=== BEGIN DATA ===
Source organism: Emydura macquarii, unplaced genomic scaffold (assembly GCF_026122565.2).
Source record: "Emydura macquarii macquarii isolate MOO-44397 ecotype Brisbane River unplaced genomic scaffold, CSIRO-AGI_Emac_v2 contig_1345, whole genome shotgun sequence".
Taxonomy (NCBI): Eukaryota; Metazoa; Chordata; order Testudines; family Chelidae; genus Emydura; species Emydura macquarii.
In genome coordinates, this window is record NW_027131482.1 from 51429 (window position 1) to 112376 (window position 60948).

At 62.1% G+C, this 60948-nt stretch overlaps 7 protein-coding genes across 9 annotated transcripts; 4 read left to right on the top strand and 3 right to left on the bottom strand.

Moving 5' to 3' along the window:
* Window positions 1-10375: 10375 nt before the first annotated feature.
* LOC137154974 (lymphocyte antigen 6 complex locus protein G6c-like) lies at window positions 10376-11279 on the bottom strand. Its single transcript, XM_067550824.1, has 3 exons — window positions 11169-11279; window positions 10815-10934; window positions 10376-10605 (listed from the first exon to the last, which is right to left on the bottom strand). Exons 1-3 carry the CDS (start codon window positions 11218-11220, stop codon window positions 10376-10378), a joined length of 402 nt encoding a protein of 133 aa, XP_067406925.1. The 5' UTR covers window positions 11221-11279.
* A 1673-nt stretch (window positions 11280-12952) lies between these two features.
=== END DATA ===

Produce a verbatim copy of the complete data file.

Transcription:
Source organism: Emydura macquarii, unplaced genomic scaffold (assembly GCF_026122565.2).
Source record: "Emydura macquarii macquarii isolate MOO-44397 ecotype Brisbane River unplaced genomic scaffold, CSIRO-AGI_Emac_v2 contig_1345, whole genome shotgun sequence".
Taxonomy (NCBI): Eukaryota; Metazoa; Chordata; order Testudines; family Chelidae; genus Emydura; species Emydura macquarii.
In genome coordinates, this window is record NW_027131482.1 from 51429 (window position 1) to 112376 (window position 60948).

At 62.1% G+C, this 60948-nt stretch overlaps 7 protein-coding genes across 9 annotated transcripts; 4 read left to right on the top strand and 3 right to left on the bottom strand.

Moving 5' to 3' along the window:
* Window positions 1-10375: 10375 nt before the first annotated feature.
* LOC137154974 (lymphocyte antigen 6 complex locus protein G6c-like) lies at window positions 10376-11279 on the bottom strand. Its single transcript, XM_067550824.1, has 3 exons — window positions 11169-11279; window positions 10815-10934; window positions 10376-10605 (listed from the first exon to the last, which is right to left on the bottom strand). Exons 1-3 carry the CDS (start codon window positions 11218-11220, stop codon window positions 10376-10378), a joined length of 402 nt encoding a protein of 133 aa, XP_067406925.1. The 5' UTR covers window positions 11221-11279.
* A 1673-nt stretch (window positions 11280-12952) lies between these two features.